8. What Factors Influences Isotopic Ratios? • Three factors influence the final isotopic ratio: • what did you start with it, • what happened to it first, • what happened after that Initial ratio in reactants Different sources have different ratios. For example, water from the mantle has different isotopic ratios than seawater. The isotopic ratio of 13C to 12C in the atmosphere has changed over geologic time, due to such influences as removing fractionated carbon into carbonate beds or oil. • Original fractionationreaction including biological mediation, temperature • Post-origin fractionation reaction including biological mediation, temperature • Example: clouds The isotopic composition of a cloud depends on ALL of • the isotopic composition of the water it came from • the reaction (vaporizing water) and the temperature it happened at • post-origin reactions like crystallizing ice or forming water droplets, and the temperature they happened at. • Even in the very simple case of rainfall, all three factors come into play.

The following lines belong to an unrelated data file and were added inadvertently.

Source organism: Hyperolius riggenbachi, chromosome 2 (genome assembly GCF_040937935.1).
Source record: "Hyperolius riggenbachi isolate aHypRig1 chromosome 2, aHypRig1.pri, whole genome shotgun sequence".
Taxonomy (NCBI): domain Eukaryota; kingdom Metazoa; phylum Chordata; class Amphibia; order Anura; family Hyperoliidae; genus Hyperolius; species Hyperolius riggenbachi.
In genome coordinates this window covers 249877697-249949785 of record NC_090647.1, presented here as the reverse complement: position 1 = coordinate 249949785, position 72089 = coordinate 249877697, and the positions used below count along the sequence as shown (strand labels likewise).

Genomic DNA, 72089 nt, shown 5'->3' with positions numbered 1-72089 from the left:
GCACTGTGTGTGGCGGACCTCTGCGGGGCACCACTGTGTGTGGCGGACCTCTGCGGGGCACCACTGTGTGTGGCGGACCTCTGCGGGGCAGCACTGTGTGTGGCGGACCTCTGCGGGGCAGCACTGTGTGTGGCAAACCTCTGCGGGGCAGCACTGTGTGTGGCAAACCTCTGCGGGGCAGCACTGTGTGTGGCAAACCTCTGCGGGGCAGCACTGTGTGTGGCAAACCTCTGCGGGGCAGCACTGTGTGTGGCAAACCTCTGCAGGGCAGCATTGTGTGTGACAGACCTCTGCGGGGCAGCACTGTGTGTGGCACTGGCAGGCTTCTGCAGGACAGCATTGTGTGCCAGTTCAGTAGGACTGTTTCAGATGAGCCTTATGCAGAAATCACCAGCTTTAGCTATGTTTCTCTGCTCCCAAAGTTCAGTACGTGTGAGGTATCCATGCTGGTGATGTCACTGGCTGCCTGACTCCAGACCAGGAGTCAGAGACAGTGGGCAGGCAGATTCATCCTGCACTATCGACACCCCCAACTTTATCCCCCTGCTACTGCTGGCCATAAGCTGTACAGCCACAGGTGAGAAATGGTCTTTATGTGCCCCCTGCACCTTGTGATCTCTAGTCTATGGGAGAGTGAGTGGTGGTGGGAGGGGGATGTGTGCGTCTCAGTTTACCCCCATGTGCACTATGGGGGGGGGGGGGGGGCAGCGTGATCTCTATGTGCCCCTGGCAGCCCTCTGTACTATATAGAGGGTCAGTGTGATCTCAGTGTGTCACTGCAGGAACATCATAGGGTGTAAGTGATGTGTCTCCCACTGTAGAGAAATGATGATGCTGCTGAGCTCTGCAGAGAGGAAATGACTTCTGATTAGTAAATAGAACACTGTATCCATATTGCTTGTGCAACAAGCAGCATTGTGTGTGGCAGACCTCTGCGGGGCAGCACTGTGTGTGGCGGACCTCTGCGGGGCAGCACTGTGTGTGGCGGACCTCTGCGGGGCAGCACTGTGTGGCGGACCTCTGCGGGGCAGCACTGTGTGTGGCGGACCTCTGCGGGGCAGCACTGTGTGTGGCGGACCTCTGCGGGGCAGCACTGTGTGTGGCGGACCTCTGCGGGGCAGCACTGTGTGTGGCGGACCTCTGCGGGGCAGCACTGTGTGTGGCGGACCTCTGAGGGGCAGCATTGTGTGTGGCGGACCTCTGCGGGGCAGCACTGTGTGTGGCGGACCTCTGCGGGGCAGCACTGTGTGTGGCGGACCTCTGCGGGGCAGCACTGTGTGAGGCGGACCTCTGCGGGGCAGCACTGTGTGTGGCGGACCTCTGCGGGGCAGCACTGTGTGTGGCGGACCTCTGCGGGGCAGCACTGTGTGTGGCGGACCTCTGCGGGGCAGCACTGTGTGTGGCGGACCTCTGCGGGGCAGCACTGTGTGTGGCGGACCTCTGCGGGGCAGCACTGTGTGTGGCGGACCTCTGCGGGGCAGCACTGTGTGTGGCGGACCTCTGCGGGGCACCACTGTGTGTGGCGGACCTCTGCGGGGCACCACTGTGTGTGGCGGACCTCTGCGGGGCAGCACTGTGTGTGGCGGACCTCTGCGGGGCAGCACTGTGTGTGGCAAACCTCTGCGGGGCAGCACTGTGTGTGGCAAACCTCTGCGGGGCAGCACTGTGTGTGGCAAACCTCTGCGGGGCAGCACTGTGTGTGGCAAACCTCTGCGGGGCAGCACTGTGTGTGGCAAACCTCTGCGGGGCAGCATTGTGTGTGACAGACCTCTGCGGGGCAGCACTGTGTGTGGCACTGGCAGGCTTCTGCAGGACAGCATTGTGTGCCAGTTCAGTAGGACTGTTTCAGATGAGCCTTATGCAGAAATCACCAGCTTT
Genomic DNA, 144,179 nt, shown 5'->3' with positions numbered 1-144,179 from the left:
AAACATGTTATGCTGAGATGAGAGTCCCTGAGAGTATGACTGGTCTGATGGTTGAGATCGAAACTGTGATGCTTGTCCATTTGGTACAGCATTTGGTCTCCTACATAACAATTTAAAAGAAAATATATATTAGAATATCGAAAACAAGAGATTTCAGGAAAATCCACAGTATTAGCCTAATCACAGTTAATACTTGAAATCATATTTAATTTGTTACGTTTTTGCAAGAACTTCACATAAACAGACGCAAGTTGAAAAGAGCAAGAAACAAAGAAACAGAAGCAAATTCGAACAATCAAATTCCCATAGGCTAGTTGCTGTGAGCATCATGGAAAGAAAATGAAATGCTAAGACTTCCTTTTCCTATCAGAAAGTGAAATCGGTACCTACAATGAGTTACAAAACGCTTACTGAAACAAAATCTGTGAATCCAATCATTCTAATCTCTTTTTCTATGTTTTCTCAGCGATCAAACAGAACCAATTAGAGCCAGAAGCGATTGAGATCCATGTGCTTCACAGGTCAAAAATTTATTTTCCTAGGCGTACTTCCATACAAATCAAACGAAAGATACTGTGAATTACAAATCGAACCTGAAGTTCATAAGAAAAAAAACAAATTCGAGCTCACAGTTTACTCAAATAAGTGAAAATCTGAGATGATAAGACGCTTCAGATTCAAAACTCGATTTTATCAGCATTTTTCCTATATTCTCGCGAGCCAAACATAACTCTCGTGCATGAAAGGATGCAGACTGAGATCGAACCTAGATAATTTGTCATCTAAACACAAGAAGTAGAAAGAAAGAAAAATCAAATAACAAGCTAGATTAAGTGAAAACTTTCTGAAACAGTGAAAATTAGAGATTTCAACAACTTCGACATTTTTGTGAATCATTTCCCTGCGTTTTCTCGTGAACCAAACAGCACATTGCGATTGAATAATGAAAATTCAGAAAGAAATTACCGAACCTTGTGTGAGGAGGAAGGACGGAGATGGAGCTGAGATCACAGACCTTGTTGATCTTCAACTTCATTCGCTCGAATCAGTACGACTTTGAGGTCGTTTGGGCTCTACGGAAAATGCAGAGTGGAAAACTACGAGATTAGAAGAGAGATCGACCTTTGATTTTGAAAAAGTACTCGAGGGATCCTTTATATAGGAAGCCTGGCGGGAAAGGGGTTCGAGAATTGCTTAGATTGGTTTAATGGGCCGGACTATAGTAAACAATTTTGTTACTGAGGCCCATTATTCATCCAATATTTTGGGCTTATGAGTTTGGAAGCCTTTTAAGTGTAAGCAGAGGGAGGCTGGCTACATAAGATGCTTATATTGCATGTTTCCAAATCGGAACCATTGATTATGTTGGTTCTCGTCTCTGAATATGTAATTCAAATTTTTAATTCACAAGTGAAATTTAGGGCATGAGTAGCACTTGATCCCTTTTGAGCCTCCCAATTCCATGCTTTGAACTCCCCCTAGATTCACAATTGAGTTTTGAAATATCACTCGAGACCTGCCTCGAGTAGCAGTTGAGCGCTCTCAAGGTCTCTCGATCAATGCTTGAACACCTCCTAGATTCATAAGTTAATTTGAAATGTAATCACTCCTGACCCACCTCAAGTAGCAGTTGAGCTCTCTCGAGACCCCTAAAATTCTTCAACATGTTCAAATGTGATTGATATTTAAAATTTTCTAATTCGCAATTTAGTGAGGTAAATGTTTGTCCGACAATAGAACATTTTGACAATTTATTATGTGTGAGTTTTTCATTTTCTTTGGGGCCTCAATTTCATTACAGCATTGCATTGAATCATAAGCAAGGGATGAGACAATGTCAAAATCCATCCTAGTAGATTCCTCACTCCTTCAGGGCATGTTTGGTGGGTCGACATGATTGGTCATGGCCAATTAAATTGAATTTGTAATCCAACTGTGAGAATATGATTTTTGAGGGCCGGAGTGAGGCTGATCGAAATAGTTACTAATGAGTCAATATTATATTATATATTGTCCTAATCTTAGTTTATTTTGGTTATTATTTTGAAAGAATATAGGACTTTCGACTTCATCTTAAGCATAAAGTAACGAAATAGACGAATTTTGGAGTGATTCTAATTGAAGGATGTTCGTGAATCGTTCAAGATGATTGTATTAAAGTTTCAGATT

9. What Can You Do with Isotopic Ratios?or Why am I telling you about this If you measure isotopic ratios and know enough ancillary information, you might be able to view one of the factors as a control on isotopic ratio. For accurate interpretation of isotopic ratios from a single mineral, • to get original fractionation (e.g., for temperature), you must know the reaction that happened, the ratios in source (s), and any later reactions • to get initial ratios (e.g., source of water in a clay), you need control on the original reaction including temperature and any subsequent reactions • to get post-origin fractionation, you need control on the initial ratios and on the original reaction including temperature. For example, modern seawater has pretty constant composition and we know the isotopic fractionation of evaporating water including its temperature dependence, and by measuring the isotopic ratios in water vapor, we can estimate the temperature at which it evaporated. If we did not know the vapor came from evaporating seawater but might have come from evaporating some other source, our measurement could result from a huge suite of possible combinations of temperature and source isotopic ratios If you have two reactions in thermodynamic equilibrium happening at the same time (like crystallization of plagioclase from a magma and crystallization of pyroxene from a magma), they have the same source, they reacted at the same temperature, so you can find the temperature by the difference in the fractionation of the two minerals, assuming that no post-crystallization reactions happened. (This can be converted into an algebra problem.) (We assume/observe a lack of post-crystallization reaction, and we're left with reaction+temperature and source, but we have two variables and two equations, which MIGHT let us solve for both source and temperature. .